A ‘LONG suffering’ dad’s heartfelt plea to a judge has saved his abusive son from going to jail - but they won’t be seeing each other again.
Although Mark Andrew Bailey was given a four month suspended prison sentence, the court imposed an indefinite restraining order to prevent him from having any further contact with his father, Alan Bailey, who lives in Thorne, Doncaster.
After hearing Mr Bailey senior’s plea from the witness box at Doncaster Crown Court, Judge Jacqueline Davies decided against imposing an immediate custodial sentence.
Speaking to the son she said: “Your father has very impressively given evidence for you and you shouldn’t ever forget that.
“I hope your life will change for your sake and his sake, and you should publicly thank him.”
From the dock Bailey junior said: “I thank him very much”.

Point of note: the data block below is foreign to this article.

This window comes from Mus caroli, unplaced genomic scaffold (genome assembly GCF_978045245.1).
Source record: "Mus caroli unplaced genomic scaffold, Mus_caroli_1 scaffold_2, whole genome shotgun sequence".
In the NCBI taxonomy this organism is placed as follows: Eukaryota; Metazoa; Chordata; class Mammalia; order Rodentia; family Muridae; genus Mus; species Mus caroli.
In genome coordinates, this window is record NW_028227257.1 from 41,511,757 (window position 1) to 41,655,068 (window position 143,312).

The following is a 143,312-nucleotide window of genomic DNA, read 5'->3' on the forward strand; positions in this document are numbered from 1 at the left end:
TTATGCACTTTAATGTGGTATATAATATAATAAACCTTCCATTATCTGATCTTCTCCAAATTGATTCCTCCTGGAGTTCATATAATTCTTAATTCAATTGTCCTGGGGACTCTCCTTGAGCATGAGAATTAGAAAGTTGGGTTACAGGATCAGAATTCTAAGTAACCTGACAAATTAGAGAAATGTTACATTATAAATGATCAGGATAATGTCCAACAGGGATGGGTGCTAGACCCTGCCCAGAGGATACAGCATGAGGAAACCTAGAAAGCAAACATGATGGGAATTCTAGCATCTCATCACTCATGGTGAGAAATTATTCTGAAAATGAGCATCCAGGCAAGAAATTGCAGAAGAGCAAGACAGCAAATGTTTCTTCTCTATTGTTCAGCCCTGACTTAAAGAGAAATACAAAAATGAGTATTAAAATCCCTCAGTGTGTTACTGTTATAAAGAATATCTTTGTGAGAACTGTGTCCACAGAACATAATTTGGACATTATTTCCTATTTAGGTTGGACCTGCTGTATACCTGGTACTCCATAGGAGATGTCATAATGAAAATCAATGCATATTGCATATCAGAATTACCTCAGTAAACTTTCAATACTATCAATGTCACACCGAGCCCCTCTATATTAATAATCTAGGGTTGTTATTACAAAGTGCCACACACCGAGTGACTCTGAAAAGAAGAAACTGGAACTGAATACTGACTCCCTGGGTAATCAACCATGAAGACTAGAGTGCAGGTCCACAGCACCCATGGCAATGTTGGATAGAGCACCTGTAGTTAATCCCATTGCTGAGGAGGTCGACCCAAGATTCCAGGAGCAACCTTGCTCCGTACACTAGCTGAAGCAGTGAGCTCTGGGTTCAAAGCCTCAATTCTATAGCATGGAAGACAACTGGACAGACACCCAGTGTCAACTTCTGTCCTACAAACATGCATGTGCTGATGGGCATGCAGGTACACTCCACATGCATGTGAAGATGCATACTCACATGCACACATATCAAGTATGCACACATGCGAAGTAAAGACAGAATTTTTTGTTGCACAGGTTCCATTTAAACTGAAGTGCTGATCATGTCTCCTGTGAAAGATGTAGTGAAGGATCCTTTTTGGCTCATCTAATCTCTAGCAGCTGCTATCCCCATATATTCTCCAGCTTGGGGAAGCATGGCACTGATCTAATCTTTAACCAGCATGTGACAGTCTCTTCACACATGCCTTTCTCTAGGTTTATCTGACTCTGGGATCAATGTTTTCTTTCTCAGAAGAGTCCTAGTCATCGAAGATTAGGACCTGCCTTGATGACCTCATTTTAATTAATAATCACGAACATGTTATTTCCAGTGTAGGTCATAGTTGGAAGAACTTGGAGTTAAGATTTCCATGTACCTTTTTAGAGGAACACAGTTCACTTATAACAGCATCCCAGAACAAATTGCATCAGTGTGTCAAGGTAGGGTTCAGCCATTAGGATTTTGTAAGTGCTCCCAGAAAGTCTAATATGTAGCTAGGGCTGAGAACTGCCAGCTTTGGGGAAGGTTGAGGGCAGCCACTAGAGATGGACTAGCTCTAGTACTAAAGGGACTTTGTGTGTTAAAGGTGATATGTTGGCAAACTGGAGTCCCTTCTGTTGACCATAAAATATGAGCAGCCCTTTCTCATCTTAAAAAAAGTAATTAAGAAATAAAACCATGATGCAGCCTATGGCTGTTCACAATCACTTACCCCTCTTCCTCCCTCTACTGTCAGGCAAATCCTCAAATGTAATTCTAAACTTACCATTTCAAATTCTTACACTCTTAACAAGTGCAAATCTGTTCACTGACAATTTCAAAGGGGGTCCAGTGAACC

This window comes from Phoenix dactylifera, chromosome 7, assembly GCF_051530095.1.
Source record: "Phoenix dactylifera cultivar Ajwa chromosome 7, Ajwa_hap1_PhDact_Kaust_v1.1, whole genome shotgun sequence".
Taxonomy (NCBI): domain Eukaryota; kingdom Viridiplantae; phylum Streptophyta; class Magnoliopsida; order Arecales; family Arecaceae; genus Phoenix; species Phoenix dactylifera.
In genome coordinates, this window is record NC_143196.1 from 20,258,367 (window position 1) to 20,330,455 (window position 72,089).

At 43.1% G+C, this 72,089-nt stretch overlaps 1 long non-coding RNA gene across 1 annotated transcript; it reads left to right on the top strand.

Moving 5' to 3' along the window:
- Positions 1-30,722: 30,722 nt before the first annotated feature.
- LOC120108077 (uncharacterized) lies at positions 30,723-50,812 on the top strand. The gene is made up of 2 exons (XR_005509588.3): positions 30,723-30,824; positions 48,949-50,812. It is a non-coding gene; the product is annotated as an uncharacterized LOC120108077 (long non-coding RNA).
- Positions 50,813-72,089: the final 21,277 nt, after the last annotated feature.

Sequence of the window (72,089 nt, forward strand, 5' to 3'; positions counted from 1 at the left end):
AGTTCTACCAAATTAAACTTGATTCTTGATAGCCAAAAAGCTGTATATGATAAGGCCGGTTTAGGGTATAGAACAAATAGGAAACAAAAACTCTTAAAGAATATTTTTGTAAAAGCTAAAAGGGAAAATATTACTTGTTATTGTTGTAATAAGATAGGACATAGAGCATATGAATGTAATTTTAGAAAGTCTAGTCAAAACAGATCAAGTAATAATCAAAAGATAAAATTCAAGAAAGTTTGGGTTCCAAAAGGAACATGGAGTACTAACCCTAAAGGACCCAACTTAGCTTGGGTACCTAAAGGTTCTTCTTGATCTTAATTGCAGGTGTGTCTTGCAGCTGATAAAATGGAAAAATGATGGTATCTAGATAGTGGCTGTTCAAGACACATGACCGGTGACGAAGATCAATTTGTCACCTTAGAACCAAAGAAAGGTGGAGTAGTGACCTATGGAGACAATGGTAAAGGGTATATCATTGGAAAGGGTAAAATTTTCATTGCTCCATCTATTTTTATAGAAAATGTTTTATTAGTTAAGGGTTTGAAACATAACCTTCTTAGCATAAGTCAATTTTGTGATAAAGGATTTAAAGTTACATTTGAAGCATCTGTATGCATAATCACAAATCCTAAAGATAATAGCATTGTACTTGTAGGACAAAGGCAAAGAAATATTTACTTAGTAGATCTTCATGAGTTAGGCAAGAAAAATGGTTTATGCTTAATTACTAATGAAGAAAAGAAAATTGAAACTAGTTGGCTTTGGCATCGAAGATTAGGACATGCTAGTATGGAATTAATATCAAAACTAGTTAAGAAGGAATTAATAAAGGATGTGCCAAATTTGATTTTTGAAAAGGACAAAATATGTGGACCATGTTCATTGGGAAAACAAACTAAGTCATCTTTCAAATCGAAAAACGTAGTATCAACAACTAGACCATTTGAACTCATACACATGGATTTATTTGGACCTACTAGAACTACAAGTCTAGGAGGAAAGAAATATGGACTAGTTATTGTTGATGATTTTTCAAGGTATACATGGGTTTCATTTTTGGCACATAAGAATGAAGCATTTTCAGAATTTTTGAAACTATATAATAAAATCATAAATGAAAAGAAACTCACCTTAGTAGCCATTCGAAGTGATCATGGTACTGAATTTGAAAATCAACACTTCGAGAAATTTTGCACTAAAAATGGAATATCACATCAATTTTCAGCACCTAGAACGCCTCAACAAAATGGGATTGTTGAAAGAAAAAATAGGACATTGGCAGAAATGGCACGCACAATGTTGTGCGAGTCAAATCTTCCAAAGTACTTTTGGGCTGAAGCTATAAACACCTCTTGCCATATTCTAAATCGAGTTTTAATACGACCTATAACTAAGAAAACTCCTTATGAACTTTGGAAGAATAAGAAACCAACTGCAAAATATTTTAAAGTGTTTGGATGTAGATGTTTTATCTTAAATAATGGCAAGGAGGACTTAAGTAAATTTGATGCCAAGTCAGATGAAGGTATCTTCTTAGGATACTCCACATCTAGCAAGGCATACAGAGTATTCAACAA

Bailey junior also thanked the judge for allowing him his freedom after spending nearly three months in prison on remand.
His father admitted he had spoiled his son in the past and their relationship had broken down because he was ‘at the end of his tether’ over his behaviour towards him.
The 26-year-old, who lives in Haynes Grove, Thorne, pleaded guilty to charges of criminal damage to his father’s car and attempting to pervert the course of justice by threatening his father to drop the case.
Prosecutor Jeremy Evans said there had been previous incidents which police were investigating, and the son phoned his father while drunk to make threats against him.
Then he said: “You’d better go out and look at your car.”
When Mr Bailey checked, all four tyres had been slashed, causing £400 damage to the vehicle.
Defence solicitor Ged Hale said Bailey junior was ‘very remorseful’ about the position he put his father in and accepted the restraining order.
“He understands his father does not wish to communicate with him. He can stop acting like a spoiled child and make his own way in life.”
Doncaster Crown Court heard that Bailey junior had been affected by excessive drinking after losing his job.
Judge Davies ordered him to attend an alcohol awareness course. Mr Bailey accepted he had over-indulged his son when he had asked him for money.